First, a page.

But we cannot mix.
- The student with red hair and with green eyes was quite striking.
- A student of astronomy and of physics must be smart.
Something bogus about this test? Yes, many things can go
wrong. But you are allowed to use it. Notice, coordination
of likes with likes is grammatical for both complements and
adjuncts. So the test only tells us something
when we get an ungrammatical result. And what that
ungrammaticality tells us is that the two modifiers are unlike.
We then need the further assumption that one of them is an adjunct
to conclude the other is a complement.
- * The student with red hair and of physics
So far we've talked about predictions made
by our structural assumptions. Now we just point to
a syntactic fact that seems to be sensistive to
our complement/adjunct distinction,
without being able to say exactly why
Notice the first example is ambiguous. It either
means (a) that John's decision took place on
the boat, or (b) that of two alternatives John was
considering (say, a boat or a coat hanger), John chose
the boat-alternative. The second example
has only the (a) reading. We usually explain this
by saying that on reading (b) the PP on the boat
is a complement, and that verbs dont like having their complement
PPs preposed. This is a well-accepted tets, but it
only works reliably for verb heads and PP modifiers.
Don't use it in other circumstances.
- John decided on the boat.
- On the boat, John decided.
In the theory developed in Chapter 8 it will become clear
that ONLY complements can be obligatory. There will
simply be no way to say that an adjunct is obligatory.
Therefore it can be argued that all of the following modifiers
This argument may be used for heads of any category (notice
the adjectival head familiar), but
obligatoriness most often arises with verbal heads.
- John gazed at/upon Mary.
- * John gazed.
- The book belonged to Mary.
- * The book belonged.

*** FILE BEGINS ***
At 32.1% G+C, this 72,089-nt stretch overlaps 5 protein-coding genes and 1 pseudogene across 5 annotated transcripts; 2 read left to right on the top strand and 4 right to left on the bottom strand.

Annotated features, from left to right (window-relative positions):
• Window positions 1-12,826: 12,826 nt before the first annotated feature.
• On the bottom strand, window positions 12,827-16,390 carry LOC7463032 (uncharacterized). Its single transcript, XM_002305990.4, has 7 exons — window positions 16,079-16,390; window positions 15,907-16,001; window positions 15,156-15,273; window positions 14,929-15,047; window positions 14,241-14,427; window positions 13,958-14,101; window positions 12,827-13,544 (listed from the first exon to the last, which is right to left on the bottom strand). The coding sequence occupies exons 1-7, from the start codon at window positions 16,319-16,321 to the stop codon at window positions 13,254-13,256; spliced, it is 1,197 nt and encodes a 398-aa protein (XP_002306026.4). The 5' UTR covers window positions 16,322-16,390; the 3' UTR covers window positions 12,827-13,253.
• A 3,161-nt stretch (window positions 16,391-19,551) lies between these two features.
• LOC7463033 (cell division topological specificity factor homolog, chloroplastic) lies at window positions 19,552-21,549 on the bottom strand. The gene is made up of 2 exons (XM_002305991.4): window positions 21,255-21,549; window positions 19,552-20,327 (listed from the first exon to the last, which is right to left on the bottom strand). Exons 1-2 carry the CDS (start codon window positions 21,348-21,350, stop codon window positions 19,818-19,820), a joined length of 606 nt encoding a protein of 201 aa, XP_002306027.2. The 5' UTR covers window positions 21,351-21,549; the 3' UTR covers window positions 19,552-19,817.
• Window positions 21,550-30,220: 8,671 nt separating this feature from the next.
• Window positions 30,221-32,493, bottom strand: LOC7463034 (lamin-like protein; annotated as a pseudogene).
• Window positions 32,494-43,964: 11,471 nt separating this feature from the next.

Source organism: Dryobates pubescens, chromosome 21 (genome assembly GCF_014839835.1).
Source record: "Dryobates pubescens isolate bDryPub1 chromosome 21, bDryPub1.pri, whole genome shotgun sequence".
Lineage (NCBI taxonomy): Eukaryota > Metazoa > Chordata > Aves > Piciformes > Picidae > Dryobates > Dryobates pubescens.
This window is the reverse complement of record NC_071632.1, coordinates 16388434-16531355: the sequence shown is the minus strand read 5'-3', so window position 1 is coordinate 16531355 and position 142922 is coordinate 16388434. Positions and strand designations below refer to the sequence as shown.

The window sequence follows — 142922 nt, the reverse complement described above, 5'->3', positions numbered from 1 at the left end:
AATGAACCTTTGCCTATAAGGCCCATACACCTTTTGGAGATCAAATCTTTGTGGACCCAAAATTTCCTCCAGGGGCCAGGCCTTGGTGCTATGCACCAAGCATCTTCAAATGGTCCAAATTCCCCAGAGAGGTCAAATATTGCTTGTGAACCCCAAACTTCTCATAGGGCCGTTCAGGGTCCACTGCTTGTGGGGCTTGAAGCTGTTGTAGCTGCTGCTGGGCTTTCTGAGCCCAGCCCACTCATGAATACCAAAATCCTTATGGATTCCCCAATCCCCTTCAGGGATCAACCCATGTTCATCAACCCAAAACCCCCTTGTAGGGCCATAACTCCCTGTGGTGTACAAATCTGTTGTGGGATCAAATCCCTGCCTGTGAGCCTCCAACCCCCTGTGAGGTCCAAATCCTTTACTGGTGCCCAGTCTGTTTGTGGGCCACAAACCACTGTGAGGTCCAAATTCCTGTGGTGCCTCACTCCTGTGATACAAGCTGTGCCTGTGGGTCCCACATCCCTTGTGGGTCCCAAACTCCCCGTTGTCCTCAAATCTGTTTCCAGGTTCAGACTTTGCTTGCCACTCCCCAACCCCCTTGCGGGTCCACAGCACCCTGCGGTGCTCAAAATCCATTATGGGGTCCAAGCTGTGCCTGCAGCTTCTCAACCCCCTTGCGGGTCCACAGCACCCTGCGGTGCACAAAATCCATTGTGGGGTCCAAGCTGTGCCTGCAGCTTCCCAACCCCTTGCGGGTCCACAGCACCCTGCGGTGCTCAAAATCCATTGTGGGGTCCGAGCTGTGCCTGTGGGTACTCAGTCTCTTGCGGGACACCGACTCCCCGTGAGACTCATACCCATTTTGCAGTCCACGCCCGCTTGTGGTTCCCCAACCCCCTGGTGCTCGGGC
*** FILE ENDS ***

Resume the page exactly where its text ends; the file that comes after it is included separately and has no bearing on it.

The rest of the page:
- John often resorted to flattery.
- * John often resorted.
- The purser reported to the first mate. (means: has as immediate supervisor)
- The purser reported. (meaning change)
- John doted on Mary.
- * John doted.
- John relied on Mary.
- * John relied.
- John was familiar with plate tectonics.
- John was familiar. (meaning change)
- John worded the letter with great care.
- * John worded the letter.
Notice the implication is valid in only ONE direction.
If something is optional:
We cannot say whether it is a complement or an adjunct.
- John ate beans.
- John ate.
Our textbook says that "all" PP complements are marked
As the list of examples under Obligatoriness
above shows, this is wrong.
Ignore this statement and never use it in an argument.
On pain of excommunication.
I'm not sure what he was thinking. Perhaps
he meant: Almost all PPs marked with
of are complements. This is a lot closer
to true. But notice the almost,
The ruling here: Dont use the identity of the
preposition, of or otherwise, as an argument.
It is an unreliable indicator at best.
A Complicated tree from the homework
7 k from 194 (Ch. 6)
The same tree in the theory of Ch. 7
Complements and adjuncts prenominally
We have the following order facts for some prenominal NP modifers.
Again we see a distinction in order, and we see
the same semantic relation that we saw filled
by an of-phrase filled by a prenominal NP. That is,
the following are paraphrases:
- the Cambridge physics student
- * the physics Cambridge student
A movement account is possibly right!
- the physics student
- the student of physics
Other complement/adjunct tests agree, all pointing toward complementhood
of Physics in physics student
and the adjuncthood of Oxford in Oxford student
- A Cambridge high quality middle class student
- * A physics astronomy student (cannot mean
a physics and astronomy student)
- Free order with other prenominal modifiers
- A high quality Cambridge middle class student
- * A high quality physics middle class student
- Several Cambridge and Oxford students
- Several physics and astronomy students
- * Several Cambridge and astronomy students
- * The physics student was way smarter than the
- The Cambridge student was way smarter than the